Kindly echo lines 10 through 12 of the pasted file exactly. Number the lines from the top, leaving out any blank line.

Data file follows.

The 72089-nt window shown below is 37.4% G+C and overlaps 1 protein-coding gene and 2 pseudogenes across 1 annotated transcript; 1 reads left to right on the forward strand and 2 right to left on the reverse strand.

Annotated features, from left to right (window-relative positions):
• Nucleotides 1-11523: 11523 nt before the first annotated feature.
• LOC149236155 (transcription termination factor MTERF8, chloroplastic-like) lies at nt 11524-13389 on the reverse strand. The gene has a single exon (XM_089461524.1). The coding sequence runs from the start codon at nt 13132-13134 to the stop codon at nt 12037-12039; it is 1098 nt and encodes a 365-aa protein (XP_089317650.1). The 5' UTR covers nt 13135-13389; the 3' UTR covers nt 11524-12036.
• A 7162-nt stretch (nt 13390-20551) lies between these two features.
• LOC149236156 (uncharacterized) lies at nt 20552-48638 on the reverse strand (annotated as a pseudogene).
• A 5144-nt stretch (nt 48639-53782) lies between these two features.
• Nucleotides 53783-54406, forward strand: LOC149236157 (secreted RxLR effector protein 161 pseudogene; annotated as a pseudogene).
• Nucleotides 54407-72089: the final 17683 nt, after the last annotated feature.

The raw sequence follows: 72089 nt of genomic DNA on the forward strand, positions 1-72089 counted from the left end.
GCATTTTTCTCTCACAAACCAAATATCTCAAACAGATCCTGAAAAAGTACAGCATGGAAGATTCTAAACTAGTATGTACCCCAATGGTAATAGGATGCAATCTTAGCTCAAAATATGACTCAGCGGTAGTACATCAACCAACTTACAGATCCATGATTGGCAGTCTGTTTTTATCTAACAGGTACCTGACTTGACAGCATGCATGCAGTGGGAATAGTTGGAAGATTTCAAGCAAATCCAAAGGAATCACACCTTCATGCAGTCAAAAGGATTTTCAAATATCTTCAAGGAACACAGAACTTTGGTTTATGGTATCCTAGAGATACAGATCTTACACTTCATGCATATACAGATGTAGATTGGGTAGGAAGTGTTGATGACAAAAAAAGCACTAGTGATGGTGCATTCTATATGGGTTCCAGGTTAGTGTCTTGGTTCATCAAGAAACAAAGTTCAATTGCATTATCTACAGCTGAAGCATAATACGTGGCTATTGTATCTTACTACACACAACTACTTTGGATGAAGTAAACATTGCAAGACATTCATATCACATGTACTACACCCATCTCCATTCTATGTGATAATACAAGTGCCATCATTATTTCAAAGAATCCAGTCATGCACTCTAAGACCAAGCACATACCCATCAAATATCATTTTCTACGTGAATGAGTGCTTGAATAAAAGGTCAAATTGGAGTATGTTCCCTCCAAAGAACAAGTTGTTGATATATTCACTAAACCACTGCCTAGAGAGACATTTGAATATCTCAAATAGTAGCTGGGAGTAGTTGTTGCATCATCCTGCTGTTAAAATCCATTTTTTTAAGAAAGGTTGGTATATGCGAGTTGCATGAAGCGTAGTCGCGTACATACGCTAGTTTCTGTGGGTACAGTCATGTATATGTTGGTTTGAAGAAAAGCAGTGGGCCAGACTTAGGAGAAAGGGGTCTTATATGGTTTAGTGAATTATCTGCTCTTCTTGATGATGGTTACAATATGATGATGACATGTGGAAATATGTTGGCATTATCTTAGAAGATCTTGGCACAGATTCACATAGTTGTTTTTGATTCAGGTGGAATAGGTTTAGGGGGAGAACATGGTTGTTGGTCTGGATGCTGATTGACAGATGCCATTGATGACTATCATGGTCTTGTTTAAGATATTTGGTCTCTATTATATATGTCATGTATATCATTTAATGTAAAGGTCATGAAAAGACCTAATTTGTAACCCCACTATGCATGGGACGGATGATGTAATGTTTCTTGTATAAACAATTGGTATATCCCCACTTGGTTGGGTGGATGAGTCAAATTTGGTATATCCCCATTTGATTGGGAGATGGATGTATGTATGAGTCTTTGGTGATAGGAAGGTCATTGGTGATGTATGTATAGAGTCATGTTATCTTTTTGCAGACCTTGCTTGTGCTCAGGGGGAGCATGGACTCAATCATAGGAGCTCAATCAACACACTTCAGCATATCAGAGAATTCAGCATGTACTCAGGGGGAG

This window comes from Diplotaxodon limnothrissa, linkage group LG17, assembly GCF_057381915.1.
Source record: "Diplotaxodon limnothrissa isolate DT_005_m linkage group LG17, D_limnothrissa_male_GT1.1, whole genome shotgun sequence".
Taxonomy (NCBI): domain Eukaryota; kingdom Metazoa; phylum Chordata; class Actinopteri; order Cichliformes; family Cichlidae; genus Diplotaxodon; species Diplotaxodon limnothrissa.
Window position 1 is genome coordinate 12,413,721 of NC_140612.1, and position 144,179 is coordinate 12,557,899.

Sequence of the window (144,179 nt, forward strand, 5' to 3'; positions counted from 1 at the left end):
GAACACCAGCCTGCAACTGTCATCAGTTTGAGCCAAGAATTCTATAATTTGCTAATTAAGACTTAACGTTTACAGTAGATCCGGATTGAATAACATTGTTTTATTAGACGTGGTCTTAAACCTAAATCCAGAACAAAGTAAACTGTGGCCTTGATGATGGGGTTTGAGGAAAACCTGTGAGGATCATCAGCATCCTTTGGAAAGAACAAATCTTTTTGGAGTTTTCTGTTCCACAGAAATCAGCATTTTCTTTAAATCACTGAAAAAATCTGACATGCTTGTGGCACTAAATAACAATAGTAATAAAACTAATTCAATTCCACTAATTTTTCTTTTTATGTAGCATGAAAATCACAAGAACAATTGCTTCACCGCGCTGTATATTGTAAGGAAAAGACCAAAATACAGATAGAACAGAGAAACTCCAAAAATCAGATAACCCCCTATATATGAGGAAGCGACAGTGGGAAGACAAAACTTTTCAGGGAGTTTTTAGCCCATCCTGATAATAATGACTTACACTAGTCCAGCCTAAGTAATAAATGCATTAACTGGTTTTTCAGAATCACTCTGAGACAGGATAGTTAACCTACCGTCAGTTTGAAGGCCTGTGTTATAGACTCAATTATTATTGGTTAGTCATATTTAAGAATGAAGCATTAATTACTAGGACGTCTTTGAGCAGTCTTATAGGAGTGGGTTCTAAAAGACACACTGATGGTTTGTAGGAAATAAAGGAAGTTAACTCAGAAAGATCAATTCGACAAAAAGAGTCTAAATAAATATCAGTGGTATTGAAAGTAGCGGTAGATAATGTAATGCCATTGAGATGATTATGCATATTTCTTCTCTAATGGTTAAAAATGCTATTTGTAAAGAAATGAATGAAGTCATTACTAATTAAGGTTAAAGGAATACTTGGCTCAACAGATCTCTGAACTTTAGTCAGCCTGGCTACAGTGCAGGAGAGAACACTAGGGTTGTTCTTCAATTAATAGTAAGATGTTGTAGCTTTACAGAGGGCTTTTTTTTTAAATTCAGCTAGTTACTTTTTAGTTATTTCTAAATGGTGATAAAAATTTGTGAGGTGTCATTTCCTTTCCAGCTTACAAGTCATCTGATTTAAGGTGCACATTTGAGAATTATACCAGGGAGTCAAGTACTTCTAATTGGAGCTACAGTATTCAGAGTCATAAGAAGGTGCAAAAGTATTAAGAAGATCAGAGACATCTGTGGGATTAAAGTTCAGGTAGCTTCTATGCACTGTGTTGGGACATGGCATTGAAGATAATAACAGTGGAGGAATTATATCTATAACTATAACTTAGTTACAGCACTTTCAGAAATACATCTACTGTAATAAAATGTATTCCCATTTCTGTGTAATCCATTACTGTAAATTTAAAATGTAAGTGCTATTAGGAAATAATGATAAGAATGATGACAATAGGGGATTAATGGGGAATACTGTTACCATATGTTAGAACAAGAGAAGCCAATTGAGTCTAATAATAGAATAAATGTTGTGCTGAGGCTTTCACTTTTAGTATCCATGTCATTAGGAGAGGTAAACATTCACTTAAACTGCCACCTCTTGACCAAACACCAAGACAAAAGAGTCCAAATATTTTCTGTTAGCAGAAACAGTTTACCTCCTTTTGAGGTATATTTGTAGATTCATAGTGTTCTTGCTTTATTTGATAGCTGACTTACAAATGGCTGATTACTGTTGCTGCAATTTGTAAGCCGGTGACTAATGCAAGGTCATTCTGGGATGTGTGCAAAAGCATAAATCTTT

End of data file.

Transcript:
The raw sequence follows: 72089 nt of genomic DNA on the forward strand, positions 1-72089 counted from the left end.
GCATTTTTCTCTCACAAACCAAATATCTCAAACAGATCCTGAAAAAGTACAGCATGGAAGATTCTAAACTAGTATGTACCCCAATGGTAATAGGATGCAATCTTAGCTCAAAATATGACTCAGCGGTAGTACATCAACCAACTTACAGATCCATGATTGGCAGTCTGTTTTTATCTAACAGGTACCTGACTTGACAGCATGCATGCAGTGGGAATAGTTGGAAGATTTCAAGCAAATCCAAAGGAATCACACCTTCATGCAGTCAAAAGGATTTTCAAATATCTTCAAGGAACACAGAACTTTGGTTTATGGTATCCTAGAGATACAGATCTTACACTTCATGCATATACAGATGTAGATTGGGTAGGAAGTGTTGATGACAAAAAAAGCACTAGTGATGGTGCATTCTATATGGGTTCCAGGTTAGTGTCTTGGTTCATCAAGAAACAAAGTTCAATTGCATTATCTACAGCTGAAGCATAATACGTGGCTATTGTATCTTACTACACACAACTACTTTGGATGAAGTAAACATTGCAAGACATTCATATCACATGTACTACACCCATCTCCATTCTATGTGATAATACAAGTGCCATCATTATTTCAAAGAATCCAGTCATGCACTCTAAGACCAAGCACATACCCATCAAATATCATTTTCTACGTGAATGAGTGCTTGAATAAAAGGTCAAATTGGAGTATGTTCCCTCCAAAGAACAAGTTGTTGATATATTCACTAAACCACTGCCTAGAGAGACATTTGAATATCTCAAATAGTAGCTGGGAGTAGTTGTTGCATCATCCTGCTGTTAAAATCCATTTTTTTAAGAAAGGTTGGTATATGCGAGTTGCATGAAGCGTAGTCGCGTACATACGCTAGTTTCTGTGGGTACAGTCATGTATATGTTGGTTTGAAGAAAAGCAGTGGGCCAGACTTAGGAGAAAGGGGTCTTATATGGTTTAGTGAATTATCTGCTCTTCTTGATGATGGTTACAATATGATGATGACATGTGGAAATATGTTGGCATTATCTTAGAAGATCTTGGCACAGATTCACATAGTTGTTTTTGATTCAGGTGGAATAGGTTTAGGGGGAGAACATGGTTGTTGGTCTGGATGCTGATTGACAGATGCCATTGATGACTATCATGGTCTTGTTTAAGATATTTGGTCTCTATTATATATGTCATGTATATCATTTAATGTAAAGGTCATGAAAAGACCTAATTTGTAACCCCACTATGCATGGGACGGATGATGTAATGTTTCTTGTATAAACAATTGGTATATCCCCACTTGGTTGGGTGGATGAGTCAAATTTGGTATATCCCCATTTGATTGGGAGATGGATGTATGTATGAGTCTTTGGTGATAGGAAGGTCATTGGTGATGTATGTATAGAGTCATGTTATCTTTTTGCAGACCTTGCTTGTGCTCAGGGGGAGCATGGACTCAATCATAGGAGCTCAATCAACACACTTCAGCATATCAGAGAATTCAGCATGTACTCAGGGGGAG

This window comes from Diplotaxodon limnothrissa, linkage group LG17, assembly GCF_057381915.1.